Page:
I wrote this last night after I learned that the President had already given the orders to implement a second escalation. It’s a little more personal than I usually get in items for wide distribution, but after tonight’s announcement by the president, I thought I’d go ahead and share it with you. –DC
The orders have been given. All that’s left is to give the speech before a bunch of strapping young cadets and install the procurator Augusti. Thirty-six thousand more troopsThirty thousand more troops, $1 million a piece, per year. More IEDs in response. More bombs. More night searches. More economic damage. Hope. Change.
We’ve seen planes in the windows of buildings crumbled in
We’ve seen flames send the chills through London
And we’ve sent planes to kill them
But some of them were children
And still we crumbling the building
–Flobots, “Stand Up”
This evening, the Austin Peace and Justice Center organized a vigil to mourn the escalation outside of the offices of Senator John Cornyn. I decided to attend the vigil, even though I’d have to be late because of work. I drove down to 6th and Lavaca. I didn’t have a sign, but if they had candles, I’d gladly join in. No luck. When I drove past, I saw between a half-dozen and a dozen participants, some in costume, most with signs, but no candles. At most, I could stand there with them and hope not to be mistaken for a pedestrian waiting for a light. Maybe it was a cop-out, but I decided I could do more here at my kitchen table on my laptop to voice my opposition to the war than by standing without a sign on a street corner.
From Lavaca, I turned right on 7th to make my way to I-35, which would take me home. As I rounded the corner, a flock of black birds swooped and circled above. This is that strange time of the migratory birds in Austin, when thousands upon thousands of dark, screeching shapes fill the air, swarm the telephone poles, perch on the the power lines. I’ve never lived anywhere that was such a gathering place for this many birds in the fall. Tonight at dusk they were particularly agitated, diving and jerking in mad formations, the air thick with them. They thinned enough as I drove toward I-35 that I could pay more attention to my surroundings. That’s when I saw the intersection of 7th and Neches.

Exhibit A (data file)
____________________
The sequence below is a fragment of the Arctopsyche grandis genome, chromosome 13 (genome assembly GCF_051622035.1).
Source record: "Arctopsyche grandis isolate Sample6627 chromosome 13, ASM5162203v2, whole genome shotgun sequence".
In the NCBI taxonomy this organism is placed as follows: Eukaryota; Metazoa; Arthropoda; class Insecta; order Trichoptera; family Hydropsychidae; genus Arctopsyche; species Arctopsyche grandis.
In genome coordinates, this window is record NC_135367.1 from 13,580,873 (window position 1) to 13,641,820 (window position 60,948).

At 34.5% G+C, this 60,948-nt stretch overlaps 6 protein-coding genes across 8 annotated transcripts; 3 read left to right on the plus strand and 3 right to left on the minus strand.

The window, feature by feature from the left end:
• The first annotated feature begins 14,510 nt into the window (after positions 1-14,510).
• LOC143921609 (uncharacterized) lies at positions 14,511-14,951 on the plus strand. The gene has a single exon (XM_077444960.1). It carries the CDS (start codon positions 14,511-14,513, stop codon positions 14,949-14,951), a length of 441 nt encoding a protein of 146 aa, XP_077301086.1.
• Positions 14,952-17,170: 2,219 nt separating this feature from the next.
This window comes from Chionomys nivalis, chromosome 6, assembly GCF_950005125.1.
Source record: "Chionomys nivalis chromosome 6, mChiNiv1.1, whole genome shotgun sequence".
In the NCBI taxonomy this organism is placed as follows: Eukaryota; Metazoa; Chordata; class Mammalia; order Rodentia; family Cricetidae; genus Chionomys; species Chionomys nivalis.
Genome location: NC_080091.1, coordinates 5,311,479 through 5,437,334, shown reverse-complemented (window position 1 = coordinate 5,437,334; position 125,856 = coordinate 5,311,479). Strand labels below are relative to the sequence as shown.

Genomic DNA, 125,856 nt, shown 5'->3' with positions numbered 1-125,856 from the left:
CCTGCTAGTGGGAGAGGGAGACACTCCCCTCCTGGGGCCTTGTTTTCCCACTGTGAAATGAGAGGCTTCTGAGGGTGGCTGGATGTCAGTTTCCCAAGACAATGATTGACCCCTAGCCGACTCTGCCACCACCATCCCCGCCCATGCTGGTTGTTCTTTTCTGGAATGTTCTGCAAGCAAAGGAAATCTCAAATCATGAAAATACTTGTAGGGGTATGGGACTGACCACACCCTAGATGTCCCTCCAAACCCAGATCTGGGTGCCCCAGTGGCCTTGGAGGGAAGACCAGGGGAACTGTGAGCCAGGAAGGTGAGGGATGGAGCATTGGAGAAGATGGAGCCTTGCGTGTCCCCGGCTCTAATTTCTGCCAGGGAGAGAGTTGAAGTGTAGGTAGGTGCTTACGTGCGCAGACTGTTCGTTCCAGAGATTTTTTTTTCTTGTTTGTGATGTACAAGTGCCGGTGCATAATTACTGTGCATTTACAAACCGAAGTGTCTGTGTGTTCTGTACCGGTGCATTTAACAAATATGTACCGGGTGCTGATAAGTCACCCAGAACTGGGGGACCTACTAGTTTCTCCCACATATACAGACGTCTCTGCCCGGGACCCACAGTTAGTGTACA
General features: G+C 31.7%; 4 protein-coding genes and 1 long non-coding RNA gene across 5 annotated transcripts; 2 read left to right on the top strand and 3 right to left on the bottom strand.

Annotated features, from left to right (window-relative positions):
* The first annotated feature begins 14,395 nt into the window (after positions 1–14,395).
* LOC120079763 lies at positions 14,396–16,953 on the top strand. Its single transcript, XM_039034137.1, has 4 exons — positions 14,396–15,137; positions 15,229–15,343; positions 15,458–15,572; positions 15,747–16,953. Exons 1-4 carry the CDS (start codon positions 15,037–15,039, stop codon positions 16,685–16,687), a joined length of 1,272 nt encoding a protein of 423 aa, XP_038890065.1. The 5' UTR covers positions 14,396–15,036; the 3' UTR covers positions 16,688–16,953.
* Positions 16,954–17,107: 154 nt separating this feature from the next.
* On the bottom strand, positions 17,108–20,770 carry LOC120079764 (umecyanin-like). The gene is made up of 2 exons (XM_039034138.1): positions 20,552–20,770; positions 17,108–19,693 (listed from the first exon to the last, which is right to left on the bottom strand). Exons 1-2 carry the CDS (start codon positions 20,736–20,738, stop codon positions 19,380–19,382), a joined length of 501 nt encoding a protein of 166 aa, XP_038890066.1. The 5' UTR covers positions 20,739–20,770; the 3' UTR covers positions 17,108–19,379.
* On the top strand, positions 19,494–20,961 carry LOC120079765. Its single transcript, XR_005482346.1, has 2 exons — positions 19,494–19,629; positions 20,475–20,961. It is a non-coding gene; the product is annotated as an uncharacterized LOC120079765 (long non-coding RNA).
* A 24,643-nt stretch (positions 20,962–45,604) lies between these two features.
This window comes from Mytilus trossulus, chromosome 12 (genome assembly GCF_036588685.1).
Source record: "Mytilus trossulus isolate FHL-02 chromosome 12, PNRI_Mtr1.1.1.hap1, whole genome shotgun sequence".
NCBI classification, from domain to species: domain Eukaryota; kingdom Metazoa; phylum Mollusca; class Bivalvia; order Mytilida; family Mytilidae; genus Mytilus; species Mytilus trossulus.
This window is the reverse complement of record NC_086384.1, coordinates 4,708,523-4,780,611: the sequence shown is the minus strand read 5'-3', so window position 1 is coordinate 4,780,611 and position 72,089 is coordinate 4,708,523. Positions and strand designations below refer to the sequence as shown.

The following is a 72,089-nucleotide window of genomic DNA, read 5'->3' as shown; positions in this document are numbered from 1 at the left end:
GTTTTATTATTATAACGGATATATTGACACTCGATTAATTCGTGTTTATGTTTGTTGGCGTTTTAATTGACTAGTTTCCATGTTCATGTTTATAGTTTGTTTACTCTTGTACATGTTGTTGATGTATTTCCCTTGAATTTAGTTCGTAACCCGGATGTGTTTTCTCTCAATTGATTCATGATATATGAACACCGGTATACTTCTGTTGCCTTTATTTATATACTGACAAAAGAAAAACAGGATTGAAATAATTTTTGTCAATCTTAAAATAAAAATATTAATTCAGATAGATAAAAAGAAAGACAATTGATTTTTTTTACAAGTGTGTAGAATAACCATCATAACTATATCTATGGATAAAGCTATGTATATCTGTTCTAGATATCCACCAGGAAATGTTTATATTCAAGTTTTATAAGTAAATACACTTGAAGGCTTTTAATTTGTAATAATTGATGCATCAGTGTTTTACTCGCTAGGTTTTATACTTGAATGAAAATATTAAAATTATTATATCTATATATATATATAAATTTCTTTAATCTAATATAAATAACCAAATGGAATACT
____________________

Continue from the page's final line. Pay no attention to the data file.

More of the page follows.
The Austin Resource Center for the Homeless, ARCH, sits on that street corner. Tonight, the homeless were as thick as the birds, crowding all the way around the block. The sound of the crowd’s chatter temporarily blocked that of the birds as I drove by with my window cracked. Some talked, some shouted, some sang, all while they waited for help to get through a chilly, rainy night. One million dollars per troop, per year, I thought. Guns or butter.
This time they wont be tears of joy.
The hope, belief and passion that Obama inspired,
The dreams for the future,
The visions of change.
All that will be become a memory as Obama embraces and escalates a war.
A war that will do nothing to protect our security,
A war that will result in th death of thousands of Americans and Afghans,
A war that will spend billons.
A war that will eat up resources that should be going to jobs, homes, schools, health care.
A war that will hurt rather then help the people of Afghanistan.
A war that will hurt our moral standing and strategic goals.
A very sad day.
Different kind of tears.
Join us in the work ahead to hold our elected officials accountable.
Join us in spreading the films that tell the story with Afghan voices.
Join us in spreading the films that tell the story with Afghan vets.
Join us in spreading the films that tell the story with the CIA.
Whatever our hopes and beliefs and dreams for and with Obama, we cant remain on the sidelines anymore.